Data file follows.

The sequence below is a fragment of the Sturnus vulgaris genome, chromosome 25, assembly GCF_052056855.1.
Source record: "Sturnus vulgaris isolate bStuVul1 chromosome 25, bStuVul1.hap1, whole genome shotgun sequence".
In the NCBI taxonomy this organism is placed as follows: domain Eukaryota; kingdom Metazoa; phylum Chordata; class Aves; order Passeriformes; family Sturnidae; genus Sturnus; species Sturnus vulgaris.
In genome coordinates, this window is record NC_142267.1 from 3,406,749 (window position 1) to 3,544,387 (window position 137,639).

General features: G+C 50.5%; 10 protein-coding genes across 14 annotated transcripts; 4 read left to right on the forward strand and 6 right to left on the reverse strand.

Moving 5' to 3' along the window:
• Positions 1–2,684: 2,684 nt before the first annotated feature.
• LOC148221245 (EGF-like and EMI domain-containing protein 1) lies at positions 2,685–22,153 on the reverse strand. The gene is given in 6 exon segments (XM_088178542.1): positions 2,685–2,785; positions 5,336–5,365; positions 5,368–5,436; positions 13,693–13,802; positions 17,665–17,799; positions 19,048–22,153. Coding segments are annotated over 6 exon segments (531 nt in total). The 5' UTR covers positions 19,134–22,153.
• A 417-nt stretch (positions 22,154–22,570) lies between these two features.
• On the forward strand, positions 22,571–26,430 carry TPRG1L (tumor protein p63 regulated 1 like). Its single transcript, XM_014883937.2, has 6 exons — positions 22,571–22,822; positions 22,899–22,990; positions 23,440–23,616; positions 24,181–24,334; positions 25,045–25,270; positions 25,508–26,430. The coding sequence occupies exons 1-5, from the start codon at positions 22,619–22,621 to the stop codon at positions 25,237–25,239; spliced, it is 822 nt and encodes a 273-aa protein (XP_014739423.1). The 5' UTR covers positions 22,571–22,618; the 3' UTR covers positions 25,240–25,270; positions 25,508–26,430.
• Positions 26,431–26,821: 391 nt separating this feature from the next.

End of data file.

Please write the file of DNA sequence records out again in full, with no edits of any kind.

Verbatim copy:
The sequence below is a fragment of the Sturnus vulgaris genome, chromosome 25, assembly GCF_052056855.1.
Source record: "Sturnus vulgaris isolate bStuVul1 chromosome 25, bStuVul1.hap1, whole genome shotgun sequence".
In the NCBI taxonomy this organism is placed as follows: domain Eukaryota; kingdom Metazoa; phylum Chordata; class Aves; order Passeriformes; family Sturnidae; genus Sturnus; species Sturnus vulgaris.
In genome coordinates, this window is record NC_142267.1 from 3,406,749 (window position 1) to 3,544,387 (window position 137,639).

General features: G+C 50.5%; 10 protein-coding genes across 14 annotated transcripts; 4 read left to right on the forward strand and 6 right to left on the reverse strand.

Moving 5' to 3' along the window:
• Positions 1–2,684: 2,684 nt before the first annotated feature.
• LOC148221245 (EGF-like and EMI domain-containing protein 1) lies at positions 2,685–22,153 on the reverse strand. The gene is given in 6 exon segments (XM_088178542.1): positions 2,685–2,785; positions 5,336–5,365; positions 5,368–5,436; positions 13,693–13,802; positions 17,665–17,799; positions 19,048–22,153. Coding segments are annotated over 6 exon segments (531 nt in total). The 5' UTR covers positions 19,134–22,153.
• A 417-nt stretch (positions 22,154–22,570) lies between these two features.
• On the forward strand, positions 22,571–26,430 carry TPRG1L (tumor protein p63 regulated 1 like). Its single transcript, XM_014883937.2, has 6 exons — positions 22,571–22,822; positions 22,899–22,990; positions 23,440–23,616; positions 24,181–24,334; positions 25,045–25,270; positions 25,508–26,430. The coding sequence occupies exons 1-5, from the start codon at positions 22,619–22,621 to the stop codon at positions 25,237–25,239; spliced, it is 822 nt and encodes a 273-aa protein (XP_014739423.1). The 5' UTR covers positions 22,571–22,618; the 3' UTR covers positions 25,240–25,270; positions 25,508–26,430.
• Positions 26,431–26,821: 391 nt separating this feature from the next.